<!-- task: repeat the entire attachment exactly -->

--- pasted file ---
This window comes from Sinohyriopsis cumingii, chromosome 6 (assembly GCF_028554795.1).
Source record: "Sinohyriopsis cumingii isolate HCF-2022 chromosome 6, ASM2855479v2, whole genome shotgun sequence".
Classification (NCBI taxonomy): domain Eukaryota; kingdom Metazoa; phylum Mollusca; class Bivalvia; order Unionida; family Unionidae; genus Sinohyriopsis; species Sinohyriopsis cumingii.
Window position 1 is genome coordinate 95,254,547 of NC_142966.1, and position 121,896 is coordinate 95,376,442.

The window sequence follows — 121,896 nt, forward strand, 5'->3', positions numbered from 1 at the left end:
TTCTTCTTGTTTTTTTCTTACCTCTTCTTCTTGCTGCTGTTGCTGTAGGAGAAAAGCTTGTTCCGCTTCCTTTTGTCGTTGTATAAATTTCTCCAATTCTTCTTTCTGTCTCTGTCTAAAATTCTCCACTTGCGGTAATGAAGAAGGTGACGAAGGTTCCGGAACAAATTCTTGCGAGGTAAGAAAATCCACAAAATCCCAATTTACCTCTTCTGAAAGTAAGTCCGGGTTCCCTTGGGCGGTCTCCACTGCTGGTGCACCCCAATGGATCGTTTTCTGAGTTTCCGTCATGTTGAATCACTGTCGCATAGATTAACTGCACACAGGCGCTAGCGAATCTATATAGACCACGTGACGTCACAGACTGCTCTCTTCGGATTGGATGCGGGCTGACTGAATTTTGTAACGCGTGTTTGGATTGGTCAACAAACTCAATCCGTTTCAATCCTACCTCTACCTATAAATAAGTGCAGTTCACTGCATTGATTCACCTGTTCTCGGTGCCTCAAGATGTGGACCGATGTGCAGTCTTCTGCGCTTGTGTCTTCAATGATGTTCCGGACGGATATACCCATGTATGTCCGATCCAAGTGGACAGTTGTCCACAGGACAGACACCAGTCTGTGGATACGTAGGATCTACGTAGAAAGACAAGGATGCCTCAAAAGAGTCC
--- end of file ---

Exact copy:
This window comes from Sinohyriopsis cumingii, chromosome 6 (assembly GCF_028554795.1).
Source record: "Sinohyriopsis cumingii isolate HCF-2022 chromosome 6, ASM2855479v2, whole genome shotgun sequence".
Classification (NCBI taxonomy): domain Eukaryota; kingdom Metazoa; phylum Mollusca; class Bivalvia; order Unionida; family Unionidae; genus Sinohyriopsis; species Sinohyriopsis cumingii.
Window position 1 is genome coordinate 95,254,547 of NC_142966.1, and position 121,896 is coordinate 95,376,442.

The window sequence follows — 121,896 nt, forward strand, 5'->3', positions numbered from 1 at the left end:
TTCTTCTTGTTTTTTTCTTACCTCTTCTTCTTGCTGCTGTTGCTGTAGGAGAAAAGCTTGTTCCGCTTCCTTTTGTCGTTGTATAAATTTCTCCAATTCTTCTTTCTGTCTCTGTCTAAAATTCTCCACTTGCGGTAATGAAGAAGGTGACGAAGGTTCCGGAACAAATTCTTGCGAGGTAAGAAAATCCACAAAATCCCAATTTACCTCTTCTGAAAGTAAGTCCGGGTTCCCTTGGGCGGTCTCCACTGCTGGTGCACCCCAATGGATCGTTTTCTGAGTTTCCGTCATGTTGAATCACTGTCGCATAGATTAACTGCACACAGGCGCTAGCGAATCTATATAGACCACGTGACGTCACAGACTGCTCTCTTCGGATTGGATGCGGGCTGACTGAATTTTGTAACGCGTGTTTGGATTGGTCAACAAACTCAATCCGTTTCAATCCTACCTCTACCTATAAATAAGTGCAGTTCACTGCATTGATTCACCTGTTCTCGGTGCCTCAAGATGTGGACCGATGTGCAGTCTTCTGCGCTTGTGTCTTCAATGATGTTCCGGACGGATATACCCATGTATGTCCGATCCAAGTGGACAGTTGTCCACAGGACAGACACCAGTCTGTGGATACGTAGGATCTACGTAGAAAGACAAGGATGCCTCAAAAGAGTCC